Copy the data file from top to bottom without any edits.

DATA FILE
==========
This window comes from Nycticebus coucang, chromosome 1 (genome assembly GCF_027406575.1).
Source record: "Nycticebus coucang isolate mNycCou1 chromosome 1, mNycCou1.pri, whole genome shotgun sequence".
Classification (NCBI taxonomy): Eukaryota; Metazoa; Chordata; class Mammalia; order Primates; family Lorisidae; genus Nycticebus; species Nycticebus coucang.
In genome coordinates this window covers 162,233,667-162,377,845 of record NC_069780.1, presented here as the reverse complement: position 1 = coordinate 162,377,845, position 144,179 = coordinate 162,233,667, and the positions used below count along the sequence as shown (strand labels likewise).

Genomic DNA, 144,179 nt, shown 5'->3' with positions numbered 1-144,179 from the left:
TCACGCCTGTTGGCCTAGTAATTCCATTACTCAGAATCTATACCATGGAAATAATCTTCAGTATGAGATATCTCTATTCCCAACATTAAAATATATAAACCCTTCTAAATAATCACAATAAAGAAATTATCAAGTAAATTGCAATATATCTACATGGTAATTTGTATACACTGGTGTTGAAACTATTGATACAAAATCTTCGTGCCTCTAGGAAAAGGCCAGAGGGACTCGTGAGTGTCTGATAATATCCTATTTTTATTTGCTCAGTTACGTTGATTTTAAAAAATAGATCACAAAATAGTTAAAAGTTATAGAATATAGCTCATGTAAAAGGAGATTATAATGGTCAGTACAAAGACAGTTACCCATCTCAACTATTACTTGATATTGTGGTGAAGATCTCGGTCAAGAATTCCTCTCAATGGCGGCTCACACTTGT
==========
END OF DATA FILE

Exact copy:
This window comes from Nycticebus coucang, chromosome 1 (genome assembly GCF_027406575.1).
Source record: "Nycticebus coucang isolate mNycCou1 chromosome 1, mNycCou1.pri, whole genome shotgun sequence".
Classification (NCBI taxonomy): Eukaryota; Metazoa; Chordata; class Mammalia; order Primates; family Lorisidae; genus Nycticebus; species Nycticebus coucang.
In genome coordinates this window covers 162,233,667-162,377,845 of record NC_069780.1, presented here as the reverse complement: position 1 = coordinate 162,377,845, position 144,179 = coordinate 162,233,667, and the positions used below count along the sequence as shown (strand labels likewise).

Genomic DNA, 144,179 nt, shown 5'->3' with positions numbered 1-144,179 from the left:
TCACGCCTGTTGGCCTAGTAATTCCATTACTCAGAATCTATACCATGGAAATAATCTTCAGTATGAGATATCTCTATTCCCAACATTAAAATATATAAACCCTTCTAAATAATCACAATAAAGAAATTATCAAGTAAATTGCAATATATCTACATGGTAATTTGTATACACTGGTGTTGAAACTATTGATACAAAATCTTCGTGCCTCTAGGAAAAGGCCAGAGGGACTCGTGAGTGTCTGATAATATCCTATTTTTATTTGCTCAGTTACGTTGATTTTAAAAAATAGATCACAAAATAGTTAAAAGTTATAGAATATAGCTCATGTAAAAGGAGATTATAATGGTCAGTACAAAGACAGTTACCCATCTCAACTATTACTTGATATTGTGGTGAAGATCTCGGTCAAGAATTCCTCTCAATGGCGGCTCACACTTGT